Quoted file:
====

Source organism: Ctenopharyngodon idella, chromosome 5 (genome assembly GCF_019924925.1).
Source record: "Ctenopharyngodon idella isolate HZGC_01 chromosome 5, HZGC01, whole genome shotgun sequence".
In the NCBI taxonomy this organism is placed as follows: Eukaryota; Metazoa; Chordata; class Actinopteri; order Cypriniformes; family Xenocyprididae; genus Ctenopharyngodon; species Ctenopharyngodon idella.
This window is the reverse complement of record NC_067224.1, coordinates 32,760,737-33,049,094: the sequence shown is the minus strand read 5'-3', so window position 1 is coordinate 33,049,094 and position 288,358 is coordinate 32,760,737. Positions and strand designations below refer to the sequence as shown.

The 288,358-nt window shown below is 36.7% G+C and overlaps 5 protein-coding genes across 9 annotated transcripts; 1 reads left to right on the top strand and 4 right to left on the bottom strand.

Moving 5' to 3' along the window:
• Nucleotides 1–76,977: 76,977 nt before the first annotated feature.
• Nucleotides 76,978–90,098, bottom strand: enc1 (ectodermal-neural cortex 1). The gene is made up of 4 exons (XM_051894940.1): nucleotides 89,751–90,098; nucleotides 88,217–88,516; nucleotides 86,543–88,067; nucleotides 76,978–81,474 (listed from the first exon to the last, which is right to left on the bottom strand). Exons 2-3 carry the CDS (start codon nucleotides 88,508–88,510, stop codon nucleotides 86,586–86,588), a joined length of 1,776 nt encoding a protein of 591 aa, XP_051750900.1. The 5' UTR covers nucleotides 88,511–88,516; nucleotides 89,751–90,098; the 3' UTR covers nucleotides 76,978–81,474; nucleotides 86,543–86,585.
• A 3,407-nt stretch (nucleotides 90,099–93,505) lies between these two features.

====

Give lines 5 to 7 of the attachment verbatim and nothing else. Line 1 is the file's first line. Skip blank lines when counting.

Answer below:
The 288,358-nt window shown below is 36.7% G+C and overlaps 5 protein-coding genes across 9 annotated transcripts; 1 reads left to right on the top strand and 4 right to left on the bottom strand.

Moving 5' to 3' along the window:
• Nucleotides 1–76,977: 76,977 nt before the first annotated feature.